Global electricity demand may accelerate over the next three years, growing by an average 3.4% annually through 2026, an International Energy Agency (IEA) report said, while pointing out that China, India, and other Southeast Asian countries fueled robust consumption last year.
The study said that while China provides the largest share of global electricity demand growth in terms of volume, India will post the fastest growth rate through 2026 among major economies
Over the next three years, India will add electricity demand roughly equivalent to the current consumption of the United Kingdom, the IEA report said, adding that while renewables are set to meet almost half of this demand growth, one-third is expected to come from rising coal-fired generation.
The trend of rising electricity demand will continue in India as the country posts the fastest growth rate in electricity usage of above 6% annually until 2026, higher than the global average of 3.4% for the next three years, it added.
The report, titled Electricity 2024, drew parallels with Africa, noting that in 2023, the continent’s per capita electricity consumption was only half that of India and 70% less than that of Southeast Asia
The rapid growth of renewables, supported by rising nuclear generation, is set to displace global coal-fired generation, which is forecast to fall by an average of 1.7% annually through 2026.
Nuclear generation is projected to grow by nearly 3% annually through 2026, despite some countries phasing out nuclear power or retiring plants early.
This growth is expected as France completes maintenance works, Japan restarts nuclear production at several plants, and new reactors commence commercial operations in markets including China, India, Korea, and Europe.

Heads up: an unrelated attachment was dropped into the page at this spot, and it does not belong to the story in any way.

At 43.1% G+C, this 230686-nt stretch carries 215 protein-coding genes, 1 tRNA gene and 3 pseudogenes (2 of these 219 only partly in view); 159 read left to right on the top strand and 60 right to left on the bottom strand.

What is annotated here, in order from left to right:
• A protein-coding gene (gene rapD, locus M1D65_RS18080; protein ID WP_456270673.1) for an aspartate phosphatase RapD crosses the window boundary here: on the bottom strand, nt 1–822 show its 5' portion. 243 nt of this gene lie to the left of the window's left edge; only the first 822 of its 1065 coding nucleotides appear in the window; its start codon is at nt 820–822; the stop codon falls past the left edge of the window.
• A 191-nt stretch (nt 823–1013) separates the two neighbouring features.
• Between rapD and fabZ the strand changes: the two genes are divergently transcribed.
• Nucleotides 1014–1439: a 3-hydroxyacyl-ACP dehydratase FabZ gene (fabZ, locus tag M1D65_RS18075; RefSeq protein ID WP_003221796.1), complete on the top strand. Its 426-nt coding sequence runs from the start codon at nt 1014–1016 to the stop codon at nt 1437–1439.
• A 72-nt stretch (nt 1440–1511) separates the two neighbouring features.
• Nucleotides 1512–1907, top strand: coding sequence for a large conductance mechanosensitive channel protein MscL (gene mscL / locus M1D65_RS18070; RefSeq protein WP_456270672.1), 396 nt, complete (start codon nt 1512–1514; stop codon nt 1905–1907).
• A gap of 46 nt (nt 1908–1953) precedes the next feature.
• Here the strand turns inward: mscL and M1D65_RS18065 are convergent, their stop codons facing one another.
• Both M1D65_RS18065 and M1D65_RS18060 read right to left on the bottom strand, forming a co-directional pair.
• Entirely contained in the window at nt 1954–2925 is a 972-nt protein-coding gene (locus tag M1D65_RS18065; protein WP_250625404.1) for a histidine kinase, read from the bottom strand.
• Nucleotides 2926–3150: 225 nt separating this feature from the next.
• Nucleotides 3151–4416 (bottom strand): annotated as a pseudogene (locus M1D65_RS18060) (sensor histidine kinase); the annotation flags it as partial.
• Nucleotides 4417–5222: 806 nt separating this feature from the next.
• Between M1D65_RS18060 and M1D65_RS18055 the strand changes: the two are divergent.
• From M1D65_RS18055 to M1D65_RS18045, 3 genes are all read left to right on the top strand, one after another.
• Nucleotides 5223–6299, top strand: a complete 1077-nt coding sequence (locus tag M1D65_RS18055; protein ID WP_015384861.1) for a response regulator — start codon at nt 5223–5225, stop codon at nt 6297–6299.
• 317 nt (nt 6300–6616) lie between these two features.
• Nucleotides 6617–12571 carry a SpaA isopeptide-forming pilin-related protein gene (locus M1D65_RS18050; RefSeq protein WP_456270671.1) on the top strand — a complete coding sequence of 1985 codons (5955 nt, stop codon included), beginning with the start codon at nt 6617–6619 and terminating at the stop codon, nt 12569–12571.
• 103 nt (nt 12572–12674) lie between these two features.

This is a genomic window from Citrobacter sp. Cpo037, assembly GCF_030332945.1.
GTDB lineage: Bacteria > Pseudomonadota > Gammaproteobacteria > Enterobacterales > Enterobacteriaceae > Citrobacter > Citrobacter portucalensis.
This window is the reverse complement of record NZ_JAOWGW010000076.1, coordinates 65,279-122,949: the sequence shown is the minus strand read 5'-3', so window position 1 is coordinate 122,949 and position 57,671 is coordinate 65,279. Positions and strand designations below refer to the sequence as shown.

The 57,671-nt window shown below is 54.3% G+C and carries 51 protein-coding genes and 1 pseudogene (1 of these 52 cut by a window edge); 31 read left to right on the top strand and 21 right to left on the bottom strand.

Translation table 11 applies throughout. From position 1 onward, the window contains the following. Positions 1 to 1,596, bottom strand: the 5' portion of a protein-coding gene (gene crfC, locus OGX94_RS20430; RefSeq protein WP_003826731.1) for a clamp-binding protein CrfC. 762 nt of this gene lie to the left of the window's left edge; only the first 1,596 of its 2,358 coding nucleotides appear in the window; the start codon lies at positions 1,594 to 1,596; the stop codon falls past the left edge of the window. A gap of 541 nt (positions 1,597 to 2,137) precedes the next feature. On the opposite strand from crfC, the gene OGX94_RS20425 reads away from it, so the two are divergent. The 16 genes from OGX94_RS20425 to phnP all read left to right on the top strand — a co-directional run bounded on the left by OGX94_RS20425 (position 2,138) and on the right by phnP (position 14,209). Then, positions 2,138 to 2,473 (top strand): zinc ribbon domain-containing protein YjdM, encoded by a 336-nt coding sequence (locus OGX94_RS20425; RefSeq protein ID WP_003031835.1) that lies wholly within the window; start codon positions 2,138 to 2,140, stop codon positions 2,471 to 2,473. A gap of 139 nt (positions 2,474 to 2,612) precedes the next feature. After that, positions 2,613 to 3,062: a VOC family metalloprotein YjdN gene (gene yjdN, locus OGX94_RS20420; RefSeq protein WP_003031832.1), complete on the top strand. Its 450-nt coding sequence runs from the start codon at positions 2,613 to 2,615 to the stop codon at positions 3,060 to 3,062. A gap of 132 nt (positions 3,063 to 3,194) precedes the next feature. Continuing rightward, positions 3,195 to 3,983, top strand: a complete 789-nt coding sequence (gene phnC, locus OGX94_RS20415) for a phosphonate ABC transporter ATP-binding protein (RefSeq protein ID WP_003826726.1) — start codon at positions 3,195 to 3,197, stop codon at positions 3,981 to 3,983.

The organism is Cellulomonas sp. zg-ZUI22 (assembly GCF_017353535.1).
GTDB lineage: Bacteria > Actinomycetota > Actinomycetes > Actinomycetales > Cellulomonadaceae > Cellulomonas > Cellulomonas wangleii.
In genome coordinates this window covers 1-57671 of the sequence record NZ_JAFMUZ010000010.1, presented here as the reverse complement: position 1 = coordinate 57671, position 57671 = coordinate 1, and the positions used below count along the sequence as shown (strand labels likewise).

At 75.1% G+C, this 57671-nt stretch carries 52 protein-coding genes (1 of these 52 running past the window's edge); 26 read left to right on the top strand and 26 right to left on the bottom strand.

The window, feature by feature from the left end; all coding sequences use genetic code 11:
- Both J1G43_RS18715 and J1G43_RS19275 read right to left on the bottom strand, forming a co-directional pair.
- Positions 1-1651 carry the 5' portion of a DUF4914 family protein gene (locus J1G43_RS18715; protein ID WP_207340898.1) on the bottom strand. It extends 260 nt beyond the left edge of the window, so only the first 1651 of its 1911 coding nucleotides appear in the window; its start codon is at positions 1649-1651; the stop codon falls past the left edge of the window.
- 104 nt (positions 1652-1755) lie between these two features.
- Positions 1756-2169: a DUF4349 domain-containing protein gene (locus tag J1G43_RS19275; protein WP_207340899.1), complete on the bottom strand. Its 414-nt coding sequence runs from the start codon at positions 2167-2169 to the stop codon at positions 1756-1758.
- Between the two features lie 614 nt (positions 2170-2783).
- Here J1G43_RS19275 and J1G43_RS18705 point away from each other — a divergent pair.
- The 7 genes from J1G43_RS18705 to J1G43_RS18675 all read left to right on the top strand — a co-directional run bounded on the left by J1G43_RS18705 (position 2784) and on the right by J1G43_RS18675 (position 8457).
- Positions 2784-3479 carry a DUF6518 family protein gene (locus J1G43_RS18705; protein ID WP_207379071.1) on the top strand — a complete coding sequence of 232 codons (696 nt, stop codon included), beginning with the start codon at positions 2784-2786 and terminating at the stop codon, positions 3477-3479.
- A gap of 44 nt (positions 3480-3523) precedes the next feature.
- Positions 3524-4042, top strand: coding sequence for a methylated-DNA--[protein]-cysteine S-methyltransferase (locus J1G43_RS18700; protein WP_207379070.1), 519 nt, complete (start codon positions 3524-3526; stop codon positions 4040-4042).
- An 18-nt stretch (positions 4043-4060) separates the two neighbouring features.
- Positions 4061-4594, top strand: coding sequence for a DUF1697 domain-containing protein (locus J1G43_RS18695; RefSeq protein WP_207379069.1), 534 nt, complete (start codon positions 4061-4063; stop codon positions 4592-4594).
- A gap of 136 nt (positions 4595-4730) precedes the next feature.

Carbon emission from electricity generation is expected to drop by more than 2% in 2024 after rising by 1% in 2023 on solid growth in coal-fired generation in 2023 due to slashed hydropower output, especially in China and India. The drop in emission from electricity generation will continue to decline in 2025 and 2026, the study added.
The increase in global electricity usage dropped to 2.2% in 2023 as opposed to 2.4% in 2022 from the year earlier. The report said Southeast Asia will see a 5% average rise in the region’s electricity demand by 2026.
Given India’s rapid increase in demand for electricity, coal-fired power generation is expected to rise by an average of 2.5% annually in 2024-26. At the same time, renewable generation will accelerate, with an average annual growth rate of 13% in India. Similarly, coal-fired generation is set to increase annually on average by about 4% out to 2026 in Southeast Asia. Renewables are expected to grow at a higher average rate of 7%, and gas-fired output is expected at about 5% in the region.
India reported a 1.6% rise in the country’s coal-fired output in 2023 amid droughts; China, too, reported a drop in its hydropower output and thus increased coal-fired generation in the last year.
The IEA report said global hydropower generation declined in 2023 amid droughts, below-average rainfall, and early snowmelts in numerous regions.Canada, China, Colombia, Costa Rica, India, Mexico, Türkiye, the United States, Vietnam, and others saw hydropower generation decline.
This offset substantial declines in coal-fired generation in the US and EU. IEA electricity report stressed the evolving trends in China, where more than half of the world’s coal-fired generation occurs.
Wholesale electricity prices in many countries dropped last year from the record highs observed in 2022 with the reduction in natural gas and coal prices. However, regional differences were observed in the electricity prices. Wholesale electricity prices in Europe dropped by 50% in 2023 from 2022, whereas US prices in 2023 were only about 15% higher than in 2019. Wholesale prices in Japan and India remained above 2019 levels in 2023.
IEA report mentioned that as clean electricity supply continues to expand rapidly, the share of fossil fuels in global generation is forecast to decline from 61% in 2023 to 54% in 2026, falling below 60% for the first time in IEA records dating back to 1971.
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